For those of you who dislike having all the vegetables in it, you can easily leave them out and just use the noodles, eggs, kimchi, and sauce — or even just the noodles and sauce! — which is my favorite way to eat it. A favorite, and it is so easy to make. Just make enough that you will eat right then, though — it doesn’t really refrigerate well, in my opinion.
I made this last night. I used zuchinni noodles instead of soba. Sometimes it’s hard to find ingredients here in Paris but, I was able to find everything except the asian pear just 3 blocks away. This is my new favorite!! Thank you for another great recipe.
This one looks incredle! and i do think you did a really good job! :-p btw about the name, I think ‘Gooksu’ is more proper than Naengmyun.(im korean too) For Naengmyun we have special type of noodle(only for Naengmyun) and except that one, we called most of the noodles as ‘Gooksu’ (fyi naengmyun noodle is exetremly thin like angel hair pasta and really hard to chew and cut). Also, Korean ppl called buckwheat noodles as ‘Memil or Momil Gooksu’.Anyway as a big fan of your recipes, I really like you enjoyed Korean noodles and I can’t wait to try your version of Bibim Gooksu! YUM !
These noodles were actually the first cold noodles I ate during my time here in South Korea–I used to shudder at the thought of eating noodles without any kind of hot soup! But these, eaten on a hot day, is beyond delicious!
Hi Elise! Delish recipe. It is important to note that most Koreans would look at this recipe and call it Bibim Naengmyun not Bibim gooksu. The name Bibim gooksu implies that one is using basic wheat noodles, or so my Korean mother and chef has explained to me. Since you are using buckwheat noodles (albeit, a Japanese variety)the name of the dish implies the type of noodles used. Even though you can use a variety of noodles for the same recipe, the name of each dish is an important distinction. Most of us Americans couldn’t care less about the nuances but I thought you might like to know! Thanks for the drool factor :)
If you want to make this, I HIGHLY recommend buying Gochujang. Without it, the dish will not taste the same!
I’m currently teaching for a year here in Korea (signing up for another year, hopefully) and we’re just getting into the hot humid summer. I look forward to trying bibim guksu here along with mul naengmyeon and other beat-the-heat dishes. Yum! Glad to see a recipe available for people outside Korea too!
If you’re looking for some gluten free noodle suggestions, check this out: http://www.thekitchn.com/thekitchn/ingredients-pantry/glutenfree-asian-noodles-121367
My mom does a version of this dish over which my sis and I drool. She usually mixes the noodles with her gochujang sauce and some kimchi that’s pretty fermented. It’s just spicy enough to make your nose run :).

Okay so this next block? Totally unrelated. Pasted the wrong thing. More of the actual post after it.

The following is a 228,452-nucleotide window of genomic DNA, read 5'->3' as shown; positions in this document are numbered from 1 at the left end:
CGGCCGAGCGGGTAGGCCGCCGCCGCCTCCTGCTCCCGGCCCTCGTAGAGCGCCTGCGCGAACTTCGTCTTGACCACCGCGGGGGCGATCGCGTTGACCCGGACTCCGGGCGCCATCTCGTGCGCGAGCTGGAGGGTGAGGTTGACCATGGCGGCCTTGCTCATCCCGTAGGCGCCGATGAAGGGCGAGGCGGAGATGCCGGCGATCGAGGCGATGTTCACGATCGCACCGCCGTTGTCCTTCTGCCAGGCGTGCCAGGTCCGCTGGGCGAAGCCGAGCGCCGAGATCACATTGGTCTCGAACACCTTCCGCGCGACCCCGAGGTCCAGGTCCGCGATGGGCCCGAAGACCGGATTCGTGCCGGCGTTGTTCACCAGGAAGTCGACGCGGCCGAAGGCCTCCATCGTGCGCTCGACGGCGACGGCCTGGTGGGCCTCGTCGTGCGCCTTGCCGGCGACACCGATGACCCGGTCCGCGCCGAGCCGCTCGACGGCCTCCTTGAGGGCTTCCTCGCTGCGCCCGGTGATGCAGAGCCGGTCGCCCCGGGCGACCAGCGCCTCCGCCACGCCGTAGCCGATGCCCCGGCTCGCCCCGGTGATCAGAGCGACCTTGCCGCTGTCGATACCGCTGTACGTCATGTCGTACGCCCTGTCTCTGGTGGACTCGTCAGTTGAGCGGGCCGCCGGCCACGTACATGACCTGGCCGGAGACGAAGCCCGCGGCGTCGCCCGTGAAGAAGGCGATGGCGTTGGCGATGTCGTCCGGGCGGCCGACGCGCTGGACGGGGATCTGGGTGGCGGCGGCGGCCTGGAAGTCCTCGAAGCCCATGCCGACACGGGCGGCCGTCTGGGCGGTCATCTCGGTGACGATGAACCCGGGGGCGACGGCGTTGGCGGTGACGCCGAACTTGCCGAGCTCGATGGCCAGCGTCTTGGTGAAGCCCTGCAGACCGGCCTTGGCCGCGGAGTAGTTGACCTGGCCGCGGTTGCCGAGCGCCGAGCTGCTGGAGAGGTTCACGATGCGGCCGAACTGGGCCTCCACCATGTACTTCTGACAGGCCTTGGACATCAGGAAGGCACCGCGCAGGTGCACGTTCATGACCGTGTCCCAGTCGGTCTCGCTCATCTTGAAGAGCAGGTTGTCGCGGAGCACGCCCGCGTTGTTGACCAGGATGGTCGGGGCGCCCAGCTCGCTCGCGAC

I love asian-style cold noodles and request them at asian restaurants in the summer in the hope of finding a new version; often they are not shown in the English language menu but are usually available (if only as staff lunches!).
Particular favourites: Korean Mul Naengmyeon, Japanese Reimen (aka Hiyashi Chuka Soba), Japanese Somen, Japanese Tokoroten, Vietnamese Bun rice noodles served as part of a ‘Vietnamese’ salad.
It’s winter here, so it’s hot noodles for now, but I like cold noodles best.
These noodles are very good! I believe the recipe came out of Bon Appetit magazine many years ago with a few modifications to make it just what we wanted. This goes great with grilled salmon, chicken or grilled albacore tuna.
Indonesian Summer Noodles
5 tablespoons sesame seeds
5 tablespoons soy sauce
1/4 cup peanut butter preferably chunky
2 tablespoons rice vinegar
2 tablespoons light brown sugar
1 tablespoon grated ginger
2 garlic cloves — minced
1 teaspoon hot chile oil — or more to taste
1/2 cup hot water
1 tablespoon salt
1 pound Chinese egg noodles
4 scallions — sliced thin
1 medium carrot peeled and grated
1 red bell pepper stemmed, seeded, and sliced thin
Toast the sesame seeds in a small skillet over medium heat, stirring, until golden and fragrant, about 10 minutes. Reserve 1 tablespoon of the sesame seeds. Puree the remaining 4 tablespoons sesame seeds with the soy sauce, peanut butter, vinegar, sugar, ginger, garlic, and chile oil in a blender or food processor until smooth, about 30 seconds. With the machine running, add the hot water, 1 tablespoon at a time, until the sauce has the consistency of heavy cream (you may not need all the water).
Cook the noodles in 6 quarts boiling water seasoned with the salt until tender, about 4 minutes. Drain and rinse under cold water until cool. Shake out the excess water and transfer to a large bowl. Add the scallions, carrot, red pepper, and sesame sauce and toss to combine. Arrange on a serving platter (or divide among individual bowls) and sprinkle with the reserved sesame seeds.